Families have a whale of a time at Devizes Festival
3:20pm Thursday 28th August 2014 in News
Thousands of people had fun in the sun with a vast array of music and entertainment on the first day of Devizes Carnival street fair on Sunday.
The Green, Devizes, was full of people of all ages enjoying the free festival. Stealing the show was the Iron Man presented by the Graeae Theatre Company in the car park of the Wyvern Club.
Hundreds of people were give given a quick lesson in sign language at the beginning of the show so they could join in the hand movements with the actors. They quickly became adapt at signing words such as Iron Man, Hogarth and space bat.
The towering 16ft high iron man, made of spare metal parts, brought gasps from younger members of the audience and was widely applauded as he proved himself a force for good.
Among those in the audience were Max Welman, ten, and his sister D’Arcy, eight.
Their mum Karen Welman said: “We think the street festival is fantastic. When we were looking for a house two years ago we arrived during carnival time and it was one of the main reasons we decided to move to Devizes. There is so much going on for the community and it is free.”
Elsewhere there were clowns and actors making sure the crowd had fun. Students from Circomedia dressed as Doo-Lolly and, equipped with their own portable zebra crossing, made sure people crossed their makeshift road in safety. Among those trying out the crossing were brothers Corban and Hedley Kimmer.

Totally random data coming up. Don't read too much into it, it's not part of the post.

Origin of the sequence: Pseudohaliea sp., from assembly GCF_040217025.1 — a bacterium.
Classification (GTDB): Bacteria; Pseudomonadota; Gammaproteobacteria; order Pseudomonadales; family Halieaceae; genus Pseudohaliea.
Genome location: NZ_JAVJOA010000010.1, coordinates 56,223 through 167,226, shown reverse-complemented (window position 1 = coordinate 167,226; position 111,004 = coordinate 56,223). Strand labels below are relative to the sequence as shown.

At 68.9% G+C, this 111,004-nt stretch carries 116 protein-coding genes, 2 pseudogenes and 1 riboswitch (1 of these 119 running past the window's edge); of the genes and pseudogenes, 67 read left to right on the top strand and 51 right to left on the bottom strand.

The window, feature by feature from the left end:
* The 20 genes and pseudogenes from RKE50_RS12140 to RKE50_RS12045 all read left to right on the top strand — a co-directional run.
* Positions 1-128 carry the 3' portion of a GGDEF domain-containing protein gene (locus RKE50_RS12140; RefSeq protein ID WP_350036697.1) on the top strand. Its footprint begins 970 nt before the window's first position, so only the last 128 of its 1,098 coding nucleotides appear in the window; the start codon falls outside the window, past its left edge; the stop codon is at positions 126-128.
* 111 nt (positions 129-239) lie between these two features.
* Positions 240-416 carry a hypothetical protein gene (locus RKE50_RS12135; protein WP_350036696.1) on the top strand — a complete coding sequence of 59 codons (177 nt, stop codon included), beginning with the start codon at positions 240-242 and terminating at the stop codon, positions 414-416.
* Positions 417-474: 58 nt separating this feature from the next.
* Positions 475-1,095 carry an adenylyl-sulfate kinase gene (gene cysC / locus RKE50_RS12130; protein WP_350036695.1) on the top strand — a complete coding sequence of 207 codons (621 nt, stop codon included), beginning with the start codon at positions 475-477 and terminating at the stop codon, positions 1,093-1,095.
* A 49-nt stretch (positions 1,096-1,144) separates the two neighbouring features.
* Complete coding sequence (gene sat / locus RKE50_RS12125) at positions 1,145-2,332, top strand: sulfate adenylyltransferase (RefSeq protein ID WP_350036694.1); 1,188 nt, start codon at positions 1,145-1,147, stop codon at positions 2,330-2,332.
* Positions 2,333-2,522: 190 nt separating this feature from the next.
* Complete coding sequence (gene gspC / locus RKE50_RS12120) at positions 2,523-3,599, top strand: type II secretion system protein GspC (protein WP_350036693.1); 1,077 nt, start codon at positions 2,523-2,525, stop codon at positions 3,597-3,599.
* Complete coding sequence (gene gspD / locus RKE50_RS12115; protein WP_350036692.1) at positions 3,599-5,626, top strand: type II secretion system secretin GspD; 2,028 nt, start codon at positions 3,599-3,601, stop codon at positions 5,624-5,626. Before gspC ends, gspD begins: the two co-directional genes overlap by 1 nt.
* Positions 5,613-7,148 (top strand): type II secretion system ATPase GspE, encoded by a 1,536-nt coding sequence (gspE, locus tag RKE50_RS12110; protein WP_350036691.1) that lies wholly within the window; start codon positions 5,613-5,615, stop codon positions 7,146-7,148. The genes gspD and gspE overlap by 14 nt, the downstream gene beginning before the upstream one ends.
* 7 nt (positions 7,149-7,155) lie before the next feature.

Their dad Jason said: “We live in Devizes and always enjoy the carnival events.”
The Bowler family was among those who dared to enter the jaws of a giant silver whale brought to The Green by Talking Birds. Sarah Bowler, husband Nigel and son Austin, four, went inside the metal machine to be serenaded by a lovesick submariner on a three-minute journey.
Mark Bowler stayed outside with his nephew Ozzy, seven, who was not so sure about entering the whale’s mouth. Mr Bowler said: “We moved to Devizes two years ago. We all really love the carnival events.”
A variety of bands made sure those who just wanted to relax with a drink in their hand were kept entertained. Music came from folk rock group K-Passa, reggae band Giant Sequoia, The Pete Gage Band and Tongues of Fire.
A procession of light and sound that was meant to leave The Green at 7pm had to be re-arranged a couple of days before the event because of logistical problems but still managed to wow a big crowd.
Instead of the procession, the giant sculptures made in workshops organised by outdoor arts company Rag & Bone remained on The Green and were brought alive with light, noise, fire and music.
Comments are closed on this article.